While I’m a standard issue caucasian mutt, my mother was an ESL teacher and social worker in rural North Carolina in the ’90s, and lots of excellent Mexican food, not to mention recipes, entered our house courtesy of her students and their families. In my early teenage years, rather than leave me home alone, my mom used to take me to trailer parks to visit the families she worked with. We often left with towering piles of fresh corn tortillas, which I devoured with gusto in the car on the way home. For dinner, my mom would make red beans flavored with dried ancho chilis to fill our homemade tortillas. I also grew up eating delicious Mexican food, and it was rarely Monterey Jack-smothered enchiladas on a molten plate with beans, Spanish rice, iceberg lettuce, and canned black olives (who decided black olives belong on Mexican food?!?).

This is all to say that between the two of us, the Mexican food game is strong. However, I’m a wine lover, so I needed to find a way to make wine and Mexican food work, and I’m thrilled to report that it can be done!

A glorious bottle and a mislead pairing.

Trial and error began when I first arrived in Colorado almost a year ago. In the midst of penning an article for Alice Feiring on reduction, I popped a bottle of 2014 Enviñate Táganan Blanco to have with my tacos. The wine was perfect (reduction gone — for those following the saga of this bottle), but the pairing was not. Táganan Blanco is unapologetically dry with flavors veering in the salty, preserved lemon direction. It’s a fairly lean, yet amply textured wine that is more about mineral character than fruit. Bottom line: Mexican food needs fruit (not in the food, dear GOD, but in the wine).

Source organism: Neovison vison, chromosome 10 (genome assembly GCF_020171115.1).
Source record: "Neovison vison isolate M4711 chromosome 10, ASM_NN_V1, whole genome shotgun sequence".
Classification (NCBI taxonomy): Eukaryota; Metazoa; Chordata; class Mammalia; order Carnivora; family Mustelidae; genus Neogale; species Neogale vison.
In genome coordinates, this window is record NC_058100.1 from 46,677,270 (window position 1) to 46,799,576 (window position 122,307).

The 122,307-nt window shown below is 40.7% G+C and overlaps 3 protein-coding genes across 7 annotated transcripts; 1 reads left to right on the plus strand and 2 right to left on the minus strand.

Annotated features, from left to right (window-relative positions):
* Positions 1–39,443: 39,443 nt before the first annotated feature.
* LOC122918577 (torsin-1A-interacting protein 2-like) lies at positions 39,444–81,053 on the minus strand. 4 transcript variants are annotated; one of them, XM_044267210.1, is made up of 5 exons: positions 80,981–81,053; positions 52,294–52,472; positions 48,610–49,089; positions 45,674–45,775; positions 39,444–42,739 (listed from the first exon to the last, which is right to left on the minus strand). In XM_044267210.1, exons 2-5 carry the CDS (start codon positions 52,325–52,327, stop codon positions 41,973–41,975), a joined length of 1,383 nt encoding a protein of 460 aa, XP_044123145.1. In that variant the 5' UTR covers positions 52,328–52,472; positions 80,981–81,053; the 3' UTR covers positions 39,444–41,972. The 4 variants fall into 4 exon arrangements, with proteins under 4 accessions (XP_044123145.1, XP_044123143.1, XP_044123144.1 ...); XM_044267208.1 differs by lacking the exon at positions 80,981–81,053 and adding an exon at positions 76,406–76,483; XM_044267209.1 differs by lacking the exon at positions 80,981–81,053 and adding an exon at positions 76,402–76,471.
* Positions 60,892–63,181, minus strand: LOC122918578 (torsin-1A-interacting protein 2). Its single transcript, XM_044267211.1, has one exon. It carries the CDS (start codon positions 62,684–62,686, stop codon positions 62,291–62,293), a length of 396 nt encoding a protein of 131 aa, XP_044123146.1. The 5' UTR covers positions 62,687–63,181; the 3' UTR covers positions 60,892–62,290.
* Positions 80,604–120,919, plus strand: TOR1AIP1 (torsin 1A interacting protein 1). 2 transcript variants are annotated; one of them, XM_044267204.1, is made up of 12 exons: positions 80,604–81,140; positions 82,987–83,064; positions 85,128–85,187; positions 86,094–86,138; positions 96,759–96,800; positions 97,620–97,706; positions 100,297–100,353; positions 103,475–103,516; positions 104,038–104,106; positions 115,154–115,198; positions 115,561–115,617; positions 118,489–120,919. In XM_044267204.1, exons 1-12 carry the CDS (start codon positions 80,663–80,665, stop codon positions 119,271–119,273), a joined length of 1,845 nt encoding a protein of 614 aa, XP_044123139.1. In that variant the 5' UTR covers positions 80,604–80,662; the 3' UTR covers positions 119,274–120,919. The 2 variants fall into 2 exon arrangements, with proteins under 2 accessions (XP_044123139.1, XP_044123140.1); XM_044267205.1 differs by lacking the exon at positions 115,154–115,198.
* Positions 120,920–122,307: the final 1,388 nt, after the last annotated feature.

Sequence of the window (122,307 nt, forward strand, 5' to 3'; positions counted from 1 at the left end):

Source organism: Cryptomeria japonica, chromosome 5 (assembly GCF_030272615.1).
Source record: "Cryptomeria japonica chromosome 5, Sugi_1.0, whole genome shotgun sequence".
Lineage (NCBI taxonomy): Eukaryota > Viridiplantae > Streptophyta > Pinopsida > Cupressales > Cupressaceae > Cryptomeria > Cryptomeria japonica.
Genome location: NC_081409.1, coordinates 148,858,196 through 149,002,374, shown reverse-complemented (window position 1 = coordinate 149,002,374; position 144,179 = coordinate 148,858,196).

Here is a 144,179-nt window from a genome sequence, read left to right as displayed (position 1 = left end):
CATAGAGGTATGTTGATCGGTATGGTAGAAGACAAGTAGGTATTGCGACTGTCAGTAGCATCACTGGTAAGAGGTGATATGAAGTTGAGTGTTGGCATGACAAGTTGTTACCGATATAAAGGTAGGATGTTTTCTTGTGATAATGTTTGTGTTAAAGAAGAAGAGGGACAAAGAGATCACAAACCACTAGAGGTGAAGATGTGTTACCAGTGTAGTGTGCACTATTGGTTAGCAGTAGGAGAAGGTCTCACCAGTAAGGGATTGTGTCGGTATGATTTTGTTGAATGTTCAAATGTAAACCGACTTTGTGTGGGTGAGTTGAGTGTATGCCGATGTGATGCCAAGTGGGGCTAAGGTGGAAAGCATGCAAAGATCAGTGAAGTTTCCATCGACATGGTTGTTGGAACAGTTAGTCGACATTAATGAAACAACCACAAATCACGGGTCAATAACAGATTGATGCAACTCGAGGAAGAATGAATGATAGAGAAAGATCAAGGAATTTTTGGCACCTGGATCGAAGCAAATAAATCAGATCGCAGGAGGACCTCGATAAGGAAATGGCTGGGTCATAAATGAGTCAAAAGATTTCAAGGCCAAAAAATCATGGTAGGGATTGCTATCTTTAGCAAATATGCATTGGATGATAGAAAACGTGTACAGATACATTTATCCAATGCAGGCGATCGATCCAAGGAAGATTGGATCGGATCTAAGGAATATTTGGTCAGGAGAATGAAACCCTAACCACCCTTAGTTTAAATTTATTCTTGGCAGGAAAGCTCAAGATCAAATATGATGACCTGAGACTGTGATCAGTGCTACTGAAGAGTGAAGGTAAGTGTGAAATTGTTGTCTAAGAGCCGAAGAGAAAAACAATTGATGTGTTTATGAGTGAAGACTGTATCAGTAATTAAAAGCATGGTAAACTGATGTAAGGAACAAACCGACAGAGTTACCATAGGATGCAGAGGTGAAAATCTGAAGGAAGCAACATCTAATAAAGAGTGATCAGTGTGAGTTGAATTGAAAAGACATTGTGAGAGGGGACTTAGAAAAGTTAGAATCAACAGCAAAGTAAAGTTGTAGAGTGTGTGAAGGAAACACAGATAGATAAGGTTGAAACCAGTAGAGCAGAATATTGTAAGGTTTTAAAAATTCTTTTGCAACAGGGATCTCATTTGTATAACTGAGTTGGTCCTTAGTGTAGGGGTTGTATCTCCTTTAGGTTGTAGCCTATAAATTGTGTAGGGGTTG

This brings me to my next point: the obvious solution is off-dry Riesling, but I shy away from recommending Riesling with Mexican food for two reasons. The first is beans. Many Mexican dishes feature smashed or refried beans, and mushy beans have nothing to say to pure, crisp Riesling. Secondly: good luck getting Feinherb to pair with any kind of salsa or pico de gallo.

(Caveat: I hardly ever eat meat anymore, and never cook it at home. Tacos with meat rather than beans work better with Riesling.)

Fruity light reds are one answer to the conundrum.